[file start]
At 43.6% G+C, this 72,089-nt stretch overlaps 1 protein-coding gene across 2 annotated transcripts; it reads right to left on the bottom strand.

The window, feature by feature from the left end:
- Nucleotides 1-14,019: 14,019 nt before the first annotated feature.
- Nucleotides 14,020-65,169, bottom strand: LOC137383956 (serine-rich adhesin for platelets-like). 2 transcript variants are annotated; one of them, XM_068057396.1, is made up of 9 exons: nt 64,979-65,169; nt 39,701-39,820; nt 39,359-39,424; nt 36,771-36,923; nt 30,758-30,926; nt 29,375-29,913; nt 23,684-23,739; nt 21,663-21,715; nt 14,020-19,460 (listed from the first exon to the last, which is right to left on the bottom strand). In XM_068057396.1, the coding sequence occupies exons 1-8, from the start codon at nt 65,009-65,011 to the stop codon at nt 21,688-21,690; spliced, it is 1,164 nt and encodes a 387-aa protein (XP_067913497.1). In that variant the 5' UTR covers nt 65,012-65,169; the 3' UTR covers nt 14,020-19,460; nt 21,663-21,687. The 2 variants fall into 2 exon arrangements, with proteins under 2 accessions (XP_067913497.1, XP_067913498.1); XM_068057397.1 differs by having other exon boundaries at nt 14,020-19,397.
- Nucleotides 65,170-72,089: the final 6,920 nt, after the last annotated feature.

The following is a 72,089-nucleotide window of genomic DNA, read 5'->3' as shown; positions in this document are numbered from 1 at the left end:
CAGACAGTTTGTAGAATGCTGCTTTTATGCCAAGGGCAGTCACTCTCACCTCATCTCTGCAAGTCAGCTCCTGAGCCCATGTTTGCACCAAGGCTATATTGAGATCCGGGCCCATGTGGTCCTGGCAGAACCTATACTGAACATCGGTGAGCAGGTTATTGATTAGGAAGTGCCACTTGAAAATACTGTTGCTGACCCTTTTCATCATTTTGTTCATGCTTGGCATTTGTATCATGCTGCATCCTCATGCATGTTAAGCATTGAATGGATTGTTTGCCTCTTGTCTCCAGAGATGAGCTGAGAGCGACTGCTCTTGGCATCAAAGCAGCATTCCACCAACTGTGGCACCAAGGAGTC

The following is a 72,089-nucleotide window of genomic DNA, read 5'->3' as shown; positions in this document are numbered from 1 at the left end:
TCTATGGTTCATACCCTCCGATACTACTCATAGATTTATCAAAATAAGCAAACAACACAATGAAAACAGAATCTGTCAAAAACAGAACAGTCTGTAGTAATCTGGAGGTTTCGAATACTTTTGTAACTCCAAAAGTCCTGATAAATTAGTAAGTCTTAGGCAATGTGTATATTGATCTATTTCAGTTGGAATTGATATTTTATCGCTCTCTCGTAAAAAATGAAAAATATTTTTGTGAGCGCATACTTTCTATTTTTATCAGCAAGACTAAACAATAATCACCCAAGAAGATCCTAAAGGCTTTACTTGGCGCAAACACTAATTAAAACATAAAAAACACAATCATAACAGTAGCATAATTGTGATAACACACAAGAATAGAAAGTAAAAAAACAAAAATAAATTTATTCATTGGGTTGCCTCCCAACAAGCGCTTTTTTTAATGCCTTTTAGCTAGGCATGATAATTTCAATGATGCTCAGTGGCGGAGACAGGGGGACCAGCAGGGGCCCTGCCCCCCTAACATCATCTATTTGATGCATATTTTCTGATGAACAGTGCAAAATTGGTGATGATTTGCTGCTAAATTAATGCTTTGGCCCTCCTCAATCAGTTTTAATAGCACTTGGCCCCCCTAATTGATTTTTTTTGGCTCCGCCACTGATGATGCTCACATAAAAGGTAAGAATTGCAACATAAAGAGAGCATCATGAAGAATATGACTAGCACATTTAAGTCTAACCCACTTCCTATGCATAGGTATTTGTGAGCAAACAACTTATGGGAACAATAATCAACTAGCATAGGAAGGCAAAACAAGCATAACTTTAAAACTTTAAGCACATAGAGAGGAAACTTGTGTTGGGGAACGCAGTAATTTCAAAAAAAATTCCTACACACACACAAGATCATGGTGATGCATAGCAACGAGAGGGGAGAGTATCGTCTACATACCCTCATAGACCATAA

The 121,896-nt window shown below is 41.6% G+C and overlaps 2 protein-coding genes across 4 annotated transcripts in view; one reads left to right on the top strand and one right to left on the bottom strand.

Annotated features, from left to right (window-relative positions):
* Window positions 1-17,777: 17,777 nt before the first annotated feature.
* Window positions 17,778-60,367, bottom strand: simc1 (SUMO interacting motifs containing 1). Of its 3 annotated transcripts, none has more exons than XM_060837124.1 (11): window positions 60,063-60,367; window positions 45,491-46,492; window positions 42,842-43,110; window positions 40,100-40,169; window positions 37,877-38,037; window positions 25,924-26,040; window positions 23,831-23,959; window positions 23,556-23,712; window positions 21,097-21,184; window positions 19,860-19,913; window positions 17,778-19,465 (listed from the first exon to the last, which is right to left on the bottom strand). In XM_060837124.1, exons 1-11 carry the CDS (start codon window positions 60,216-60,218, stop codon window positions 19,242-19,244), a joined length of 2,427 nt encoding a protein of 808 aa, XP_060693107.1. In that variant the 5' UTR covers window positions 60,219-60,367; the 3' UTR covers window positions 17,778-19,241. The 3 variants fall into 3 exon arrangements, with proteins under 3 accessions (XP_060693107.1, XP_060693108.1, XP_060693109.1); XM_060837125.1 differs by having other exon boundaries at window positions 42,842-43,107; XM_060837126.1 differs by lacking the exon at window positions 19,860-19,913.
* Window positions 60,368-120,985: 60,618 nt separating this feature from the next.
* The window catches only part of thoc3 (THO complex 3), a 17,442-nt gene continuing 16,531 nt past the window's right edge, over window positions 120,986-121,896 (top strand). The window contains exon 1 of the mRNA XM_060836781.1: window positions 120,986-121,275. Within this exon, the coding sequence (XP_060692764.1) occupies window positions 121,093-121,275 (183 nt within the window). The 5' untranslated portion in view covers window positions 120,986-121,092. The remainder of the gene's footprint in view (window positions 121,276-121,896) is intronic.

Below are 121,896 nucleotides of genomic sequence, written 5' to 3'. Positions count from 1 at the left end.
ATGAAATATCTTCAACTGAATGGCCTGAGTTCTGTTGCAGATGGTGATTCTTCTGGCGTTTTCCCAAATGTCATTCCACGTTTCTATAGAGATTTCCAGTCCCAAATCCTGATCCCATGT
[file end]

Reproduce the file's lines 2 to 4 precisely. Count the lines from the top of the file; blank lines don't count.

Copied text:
The window, feature by feature from the left end:
- Nucleotides 1-14,019: 14,019 nt before the first annotated feature.
- Nucleotides 14,020-65,169, bottom strand: LOC137383956 (serine-rich adhesin for platelets-like). 2 transcript variants are annotated; one of them, XM_068057396.1, is made up of 9 exons: nt 64,979-65,169; nt 39,701-39,820; nt 39,359-39,424; nt 36,771-36,923; nt 30,758-30,926; nt 29,375-29,913; nt 23,684-23,739; nt 21,663-21,715; nt 14,020-19,460 (listed from the first exon to the last, which is right to left on the bottom strand). In XM_068057396.1, the coding sequence occupies exons 1-8, from the start codon at nt 65,009-65,011 to the stop codon at nt 21,688-21,690; spliced, it is 1,164 nt and encodes a 387-aa protein (XP_067913497.1). In that variant the 5' UTR covers nt 65,012-65,169; the 3' UTR covers nt 14,020-19,460; nt 21,663-21,687. The 2 variants fall into 2 exon arrangements, with proteins under 2 accessions (XP_067913497.1, XP_067913498.1); XM_068057397.1 differs by having other exon boundaries at nt 14,020-19,397.